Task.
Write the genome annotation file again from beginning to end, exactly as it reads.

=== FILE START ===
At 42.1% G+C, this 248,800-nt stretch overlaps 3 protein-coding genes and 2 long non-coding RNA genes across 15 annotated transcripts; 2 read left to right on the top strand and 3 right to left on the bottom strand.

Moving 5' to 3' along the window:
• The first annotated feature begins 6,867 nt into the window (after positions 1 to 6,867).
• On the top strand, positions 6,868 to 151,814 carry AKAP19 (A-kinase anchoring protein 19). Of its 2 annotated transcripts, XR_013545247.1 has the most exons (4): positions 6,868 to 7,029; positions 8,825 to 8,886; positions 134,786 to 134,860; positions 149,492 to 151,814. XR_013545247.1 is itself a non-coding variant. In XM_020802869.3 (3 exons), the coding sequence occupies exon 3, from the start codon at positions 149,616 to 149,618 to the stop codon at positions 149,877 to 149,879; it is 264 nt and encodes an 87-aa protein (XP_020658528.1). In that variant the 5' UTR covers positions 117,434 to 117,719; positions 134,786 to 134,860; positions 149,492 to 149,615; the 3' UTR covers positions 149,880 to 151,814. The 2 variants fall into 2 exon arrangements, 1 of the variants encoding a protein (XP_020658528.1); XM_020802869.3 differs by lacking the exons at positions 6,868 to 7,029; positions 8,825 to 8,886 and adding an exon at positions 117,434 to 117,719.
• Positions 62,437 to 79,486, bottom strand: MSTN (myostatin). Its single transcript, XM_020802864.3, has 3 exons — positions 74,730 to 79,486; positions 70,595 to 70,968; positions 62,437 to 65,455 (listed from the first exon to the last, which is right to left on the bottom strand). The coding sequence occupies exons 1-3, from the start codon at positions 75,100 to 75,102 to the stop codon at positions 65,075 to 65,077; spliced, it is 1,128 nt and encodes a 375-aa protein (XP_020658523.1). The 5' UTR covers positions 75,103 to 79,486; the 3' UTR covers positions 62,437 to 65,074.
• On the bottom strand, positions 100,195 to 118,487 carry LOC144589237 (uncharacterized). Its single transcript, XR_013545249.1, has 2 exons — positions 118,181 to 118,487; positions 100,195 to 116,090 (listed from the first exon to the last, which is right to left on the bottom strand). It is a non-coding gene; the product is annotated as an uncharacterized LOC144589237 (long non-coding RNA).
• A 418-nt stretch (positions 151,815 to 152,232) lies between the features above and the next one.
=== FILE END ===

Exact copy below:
At 42.1% G+C, this 248,800-nt stretch overlaps 3 protein-coding genes and 2 long non-coding RNA genes across 15 annotated transcripts; 2 read left to right on the top strand and 3 right to left on the bottom strand.

Moving 5' to 3' along the window:
• The first annotated feature begins 6,867 nt into the window (after positions 1 to 6,867).
• On the top strand, positions 6,868 to 151,814 carry AKAP19 (A-kinase anchoring protein 19). Of its 2 annotated transcripts, XR_013545247.1 has the most exons (4): positions 6,868 to 7,029; positions 8,825 to 8,886; positions 134,786 to 134,860; positions 149,492 to 151,814. XR_013545247.1 is itself a non-coding variant. In XM_020802869.3 (3 exons), the coding sequence occupies exon 3, from the start codon at positions 149,616 to 149,618 to the stop codon at positions 149,877 to 149,879; it is 264 nt and encodes an 87-aa protein (XP_020658528.1). In that variant the 5' UTR covers positions 117,434 to 117,719; positions 134,786 to 134,860; positions 149,492 to 149,615; the 3' UTR covers positions 149,880 to 151,814. The 2 variants fall into 2 exon arrangements, 1 of the variants encoding a protein (XP_020658528.1); XM_020802869.3 differs by lacking the exons at positions 6,868 to 7,029; positions 8,825 to 8,886 and adding an exon at positions 117,434 to 117,719.
• Positions 62,437 to 79,486, bottom strand: MSTN (myostatin). Its single transcript, XM_020802864.3, has 3 exons — positions 74,730 to 79,486; positions 70,595 to 70,968; positions 62,437 to 65,455 (listed from the first exon to the last, which is right to left on the bottom strand). The coding sequence occupies exons 1-3, from the start codon at positions 75,100 to 75,102 to the stop codon at positions 65,075 to 65,077; spliced, it is 1,128 nt and encodes a 375-aa protein (XP_020658523.1). The 5' UTR covers positions 75,103 to 79,486; the 3' UTR covers positions 62,437 to 65,074.
• On the bottom strand, positions 100,195 to 118,487 carry LOC144589237 (uncharacterized). Its single transcript, XR_013545249.1, has 2 exons — positions 118,181 to 118,487; positions 100,195 to 116,090 (listed from the first exon to the last, which is right to left on the bottom strand). It is a non-coding gene; the product is annotated as an uncharacterized LOC144589237 (long non-coding RNA).
• A 418-nt stretch (positions 151,815 to 152,232) lies between the features above and the next one.